Continued Research at NewYork-Presbyterian Hospital

Dr. Lisanby and colleagues are conducting ongoing research on TMS in the treatment of depression as well as for other indications that are not currently FDA-approved including bipolar disorder, schizophrenia, panic disorder, obsessive-compulsive disorder (OCD), Tourette's Syndrome, depersonalization disorder, autism, and cerebral palsy. "We have a broad spectrum of studies that are using TMS and other forms of brain stimulation techniques to provide help when medications fail and for disorders that don't have effective treatments, like autism," Dr. Lisanby said. "What distinguishes NewYork-Presbyterian from other programs is that we conduct research that contributed to the approval of TMS in the treatment of depression and we are continuing to do studies on ways to augment the efficacy of TMS. The clinical care that we offer is evidence-based and informed by the latest cutting edge research."

For More Information

For more information, please visit brainstimulation.columbia.edu

Faculty Contributing to this Article:

Sarah H. Lisanby, MD, is the Director of the Brain Stimulation Service Line at NewYork-Presbyterian Hospital/Columbia University Medical Center, Director of the Division of Brain Stimulation and Therapeutic Modulation at the New York State Psychiatric Institute (an affiliate of NewYork-Presbyterian Hospital/Columbia University Medical Center), and a Professor of Clinical Psychiatry at Columbia University College of Physicians and Surgeons.

Dr. Lisanby is also the Chair of the National Network of Depression Centers rTMS Task Group, which is developing practice guidelines for TMS care to optimize outcomes in depression. The workgroup is currently tracking how TMS is used in the real world and measuring treatment outcomes.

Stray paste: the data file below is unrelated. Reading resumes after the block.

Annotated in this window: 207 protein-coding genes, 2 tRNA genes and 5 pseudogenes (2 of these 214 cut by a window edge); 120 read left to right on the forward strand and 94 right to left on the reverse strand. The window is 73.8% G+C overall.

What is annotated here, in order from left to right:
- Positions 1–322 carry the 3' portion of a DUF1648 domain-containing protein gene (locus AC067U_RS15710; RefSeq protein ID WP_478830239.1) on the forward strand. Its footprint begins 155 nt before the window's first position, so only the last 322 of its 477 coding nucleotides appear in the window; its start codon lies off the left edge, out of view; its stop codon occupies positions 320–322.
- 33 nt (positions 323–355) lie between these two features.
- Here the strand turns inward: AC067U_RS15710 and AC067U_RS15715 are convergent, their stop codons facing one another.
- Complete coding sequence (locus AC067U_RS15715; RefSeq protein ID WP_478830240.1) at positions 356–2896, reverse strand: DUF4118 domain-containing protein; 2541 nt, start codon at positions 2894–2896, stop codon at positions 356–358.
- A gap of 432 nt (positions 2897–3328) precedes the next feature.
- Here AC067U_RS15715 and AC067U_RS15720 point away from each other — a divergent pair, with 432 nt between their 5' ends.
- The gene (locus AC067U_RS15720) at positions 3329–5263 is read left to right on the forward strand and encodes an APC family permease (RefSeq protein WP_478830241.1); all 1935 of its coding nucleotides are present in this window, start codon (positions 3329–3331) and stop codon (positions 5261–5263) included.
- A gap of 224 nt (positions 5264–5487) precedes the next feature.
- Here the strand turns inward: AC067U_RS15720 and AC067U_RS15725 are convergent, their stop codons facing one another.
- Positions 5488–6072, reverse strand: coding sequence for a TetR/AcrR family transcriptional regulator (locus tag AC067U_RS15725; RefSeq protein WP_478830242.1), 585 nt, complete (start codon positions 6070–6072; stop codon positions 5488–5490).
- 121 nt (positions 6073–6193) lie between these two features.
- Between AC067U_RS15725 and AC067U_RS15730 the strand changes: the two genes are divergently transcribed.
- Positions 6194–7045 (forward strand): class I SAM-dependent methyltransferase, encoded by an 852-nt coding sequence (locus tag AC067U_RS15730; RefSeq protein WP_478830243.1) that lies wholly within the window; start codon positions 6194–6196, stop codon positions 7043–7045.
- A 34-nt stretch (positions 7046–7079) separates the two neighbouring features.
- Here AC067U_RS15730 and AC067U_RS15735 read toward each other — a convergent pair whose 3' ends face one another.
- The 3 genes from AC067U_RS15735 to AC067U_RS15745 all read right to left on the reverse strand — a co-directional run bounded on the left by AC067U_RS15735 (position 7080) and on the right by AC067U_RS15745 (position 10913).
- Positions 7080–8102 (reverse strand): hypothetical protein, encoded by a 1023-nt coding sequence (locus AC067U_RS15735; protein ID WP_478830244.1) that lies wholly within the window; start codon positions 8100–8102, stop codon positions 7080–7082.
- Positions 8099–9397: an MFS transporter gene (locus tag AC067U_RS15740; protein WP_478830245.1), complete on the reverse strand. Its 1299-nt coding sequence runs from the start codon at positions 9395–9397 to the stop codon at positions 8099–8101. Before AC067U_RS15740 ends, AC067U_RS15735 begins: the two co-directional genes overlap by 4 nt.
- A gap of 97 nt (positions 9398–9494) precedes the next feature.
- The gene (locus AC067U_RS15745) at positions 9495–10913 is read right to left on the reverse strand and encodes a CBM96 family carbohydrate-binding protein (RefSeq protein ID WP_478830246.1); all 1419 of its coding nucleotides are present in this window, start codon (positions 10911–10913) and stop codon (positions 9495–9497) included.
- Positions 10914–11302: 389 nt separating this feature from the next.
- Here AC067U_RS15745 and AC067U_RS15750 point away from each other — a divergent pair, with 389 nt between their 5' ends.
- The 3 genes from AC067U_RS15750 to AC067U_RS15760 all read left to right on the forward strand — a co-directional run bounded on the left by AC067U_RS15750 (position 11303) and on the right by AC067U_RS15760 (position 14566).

References

  1. Lisanby SH, Husain MM, Rosenquist PB, et al. Daily left prefrontal repetitive transcranial magnetic stimulation in the acute treatment of major depression: clinical predictors of outcome in a multisite, randomized controlled clinical trial. Neuropsychopharmacology. 2009;34(2):522-534.
  2. Depression Guideline Panel. Depression in primary care. Vol. 2. Treatment of major depression. Clinical practice guideline. No. 5. Rockville, MD: Agency for Health Care Policy and Research, 1999.
  3. O'Reardon JP, Solvason HB, Janicak PG, et al. Efficacy and safety of transcranial magnetic stimulation in the acute treatment of major depression: a multisite randomized controlled trial. Biol Psychiatry. 2007;62(11):1208-1216.
  4. Bretlau LG, Lunde M, Lindberg L, Undén M, Dissing S, Bech P. Repetitive transcranial magnetic stimulation (rTMS) in combination with escitalopram in patients with treatment-resistant major depression: a double-blind, randomised, sham-controlled trial. Pharmacopsychiatry. 2008;41(2):41-47.
  5. Rumi DO, Gattaz WF, Rigonatti SP, et al. Transcranial magnetic stimulation accelerates the antidepressant effect of amitriptyline in severe depression: a double-blind placebo-controlled study. Biol Psychiatry. 2005;57(2):162-166.